The only way to be competitive is to do stuff that they can’t.

      Manhattan used to be full of factories, because that made sense at the time. You had factories stacked on top of each other in multiple floors. It was the most efficient, even though the land was expensive and in short supply. As infrastructure expanded, it became feasible to build factories on cheap land in Anytown, USA. The farmers there were more than happy to switch to working better-paying factory jobs. And for a while it did result in lots of unhappy, unemplyed New Yorkers, because they were out-competed by Anytown, USA. But over time, the populace requalified itslef and Manhattan turned to doing something that’s more advanced than manufacturing, stuff that requires brain power instead of manual labor, like technology, engineering, research, finance.

      Some time later, the same story began in China. Their lower standards of living and vast population made them incredibly competitive providers of manual labor. But the research and designs come from first world countries.

      The shift of manufacturing from Anytown, USA to China is just the next iteration of the same story, the logical result of everyone wanting cheap products. And the only thing Anytown, USA can do about it is to focus on doing stuff that the Chinese can’t. The era of low-tech manufacturing in Anytown, USA is simply coming to an end, and there’s no one to be angry at.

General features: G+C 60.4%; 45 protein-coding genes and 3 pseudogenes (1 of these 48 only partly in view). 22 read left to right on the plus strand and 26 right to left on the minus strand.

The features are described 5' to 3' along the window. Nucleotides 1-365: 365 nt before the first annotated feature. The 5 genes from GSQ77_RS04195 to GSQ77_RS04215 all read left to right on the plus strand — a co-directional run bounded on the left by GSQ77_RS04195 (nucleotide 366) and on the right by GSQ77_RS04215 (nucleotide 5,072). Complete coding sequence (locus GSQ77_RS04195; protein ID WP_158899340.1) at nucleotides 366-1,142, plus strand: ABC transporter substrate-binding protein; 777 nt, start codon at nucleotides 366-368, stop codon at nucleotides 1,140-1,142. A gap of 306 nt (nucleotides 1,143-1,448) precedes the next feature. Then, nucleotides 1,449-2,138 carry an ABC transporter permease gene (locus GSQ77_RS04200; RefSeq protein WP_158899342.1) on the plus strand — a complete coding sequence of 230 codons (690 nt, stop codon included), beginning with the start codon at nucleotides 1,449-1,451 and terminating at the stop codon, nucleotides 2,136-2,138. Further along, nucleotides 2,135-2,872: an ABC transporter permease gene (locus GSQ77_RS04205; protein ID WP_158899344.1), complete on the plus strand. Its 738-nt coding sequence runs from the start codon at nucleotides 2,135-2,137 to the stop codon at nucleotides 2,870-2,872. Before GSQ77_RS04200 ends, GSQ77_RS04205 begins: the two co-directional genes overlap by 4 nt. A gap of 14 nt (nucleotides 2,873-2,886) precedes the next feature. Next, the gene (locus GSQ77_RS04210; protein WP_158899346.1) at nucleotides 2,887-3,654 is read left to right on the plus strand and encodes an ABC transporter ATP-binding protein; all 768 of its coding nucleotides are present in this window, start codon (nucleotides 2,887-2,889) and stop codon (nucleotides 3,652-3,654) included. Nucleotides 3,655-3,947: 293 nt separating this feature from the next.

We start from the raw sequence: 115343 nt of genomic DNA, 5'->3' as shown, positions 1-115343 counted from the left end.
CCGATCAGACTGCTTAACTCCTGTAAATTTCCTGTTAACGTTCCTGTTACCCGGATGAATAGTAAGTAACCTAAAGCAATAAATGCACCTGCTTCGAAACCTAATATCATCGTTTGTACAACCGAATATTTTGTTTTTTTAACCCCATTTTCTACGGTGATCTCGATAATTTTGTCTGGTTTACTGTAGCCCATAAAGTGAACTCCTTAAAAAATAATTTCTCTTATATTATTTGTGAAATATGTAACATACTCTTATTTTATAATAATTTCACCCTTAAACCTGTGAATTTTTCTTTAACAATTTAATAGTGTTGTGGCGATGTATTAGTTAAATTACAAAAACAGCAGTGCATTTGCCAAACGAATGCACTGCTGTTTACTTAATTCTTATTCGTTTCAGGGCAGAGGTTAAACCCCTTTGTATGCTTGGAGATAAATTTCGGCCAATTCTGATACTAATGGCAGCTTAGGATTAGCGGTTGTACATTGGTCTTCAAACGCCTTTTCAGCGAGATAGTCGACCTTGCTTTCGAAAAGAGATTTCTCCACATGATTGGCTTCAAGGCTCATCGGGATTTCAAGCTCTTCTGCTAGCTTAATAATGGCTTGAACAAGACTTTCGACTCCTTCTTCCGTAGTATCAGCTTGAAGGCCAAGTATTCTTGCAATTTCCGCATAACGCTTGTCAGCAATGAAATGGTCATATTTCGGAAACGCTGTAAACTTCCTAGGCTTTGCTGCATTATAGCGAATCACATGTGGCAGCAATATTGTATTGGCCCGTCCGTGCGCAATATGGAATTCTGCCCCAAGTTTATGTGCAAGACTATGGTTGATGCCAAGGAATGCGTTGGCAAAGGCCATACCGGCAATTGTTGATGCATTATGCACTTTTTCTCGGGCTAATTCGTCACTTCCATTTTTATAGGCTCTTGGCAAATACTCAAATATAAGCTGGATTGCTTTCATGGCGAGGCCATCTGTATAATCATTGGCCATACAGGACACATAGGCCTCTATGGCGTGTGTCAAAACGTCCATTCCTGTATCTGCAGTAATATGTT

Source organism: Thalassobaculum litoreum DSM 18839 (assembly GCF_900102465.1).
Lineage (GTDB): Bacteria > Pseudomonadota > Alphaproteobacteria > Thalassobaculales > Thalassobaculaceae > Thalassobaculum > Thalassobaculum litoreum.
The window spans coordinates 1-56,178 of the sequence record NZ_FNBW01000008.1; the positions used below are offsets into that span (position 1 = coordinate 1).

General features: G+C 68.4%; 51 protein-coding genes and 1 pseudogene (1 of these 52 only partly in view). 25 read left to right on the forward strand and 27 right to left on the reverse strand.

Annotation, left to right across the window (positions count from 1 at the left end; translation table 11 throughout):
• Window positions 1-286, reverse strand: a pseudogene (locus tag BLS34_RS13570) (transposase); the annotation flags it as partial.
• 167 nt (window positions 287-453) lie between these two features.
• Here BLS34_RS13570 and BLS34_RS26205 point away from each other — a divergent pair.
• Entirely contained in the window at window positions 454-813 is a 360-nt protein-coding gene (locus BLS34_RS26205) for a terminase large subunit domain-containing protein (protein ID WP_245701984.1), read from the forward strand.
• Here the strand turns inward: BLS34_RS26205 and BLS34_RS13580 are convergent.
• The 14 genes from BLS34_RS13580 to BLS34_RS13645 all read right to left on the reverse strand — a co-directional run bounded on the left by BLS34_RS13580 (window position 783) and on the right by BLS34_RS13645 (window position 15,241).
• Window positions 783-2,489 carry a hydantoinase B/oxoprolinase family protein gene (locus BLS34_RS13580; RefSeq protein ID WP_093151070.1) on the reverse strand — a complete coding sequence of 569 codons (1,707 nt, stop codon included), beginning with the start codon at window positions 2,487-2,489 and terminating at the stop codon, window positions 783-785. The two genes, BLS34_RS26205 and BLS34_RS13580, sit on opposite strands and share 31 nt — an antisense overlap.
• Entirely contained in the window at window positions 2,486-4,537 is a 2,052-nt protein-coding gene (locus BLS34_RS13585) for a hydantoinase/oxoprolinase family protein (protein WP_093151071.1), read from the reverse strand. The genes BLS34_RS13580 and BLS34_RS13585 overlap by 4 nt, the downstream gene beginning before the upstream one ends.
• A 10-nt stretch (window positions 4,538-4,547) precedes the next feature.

7. I went to Shenzhen two months ago. Everything on show on Huaqiangbei Rd is available on toaboa, aliexpress and eBay. The real attraction in what can be done in Shenzhen. Overnight PCB prototypes, zero wait on parts and direct consultation with parts manufacturers. What would usually take weeks to do in Australia can be done in hours in Shenzhen.

    1. You should also hope that it works. As usual, I ordered a ton of stuff for 11.11, and as usual there are loads of problems with the stuff I’m receiving. Also lots of BS from sellers in my communications with them, which makes me want to fly to Shenzhen (where I actually go occasionally, since my wife is from Guangzhou) and knock a few heads together.

      I figure I have about a 20% final failure rate on AliExpress, even after my best attempts to get problems fixed (sometimes having my wife call sellers and chew them out in colorful Cantonese). But there are lots of projects that I wouldn’t even attempt if I had to pay much higher prices for the components, so I keep going back. Hard on the blood pressure, though.

  8. I personally would like to have more affordable and obtainable LiFePo4 batteries with SMBus (I2C) output in decent size ranges. I had to scour the earth to get the ones I have now, and the source was in China– “O’Cell Technologies”. On the plus side, they work really well and I’m very happy with them.

    http://www.ocelltech.com/en/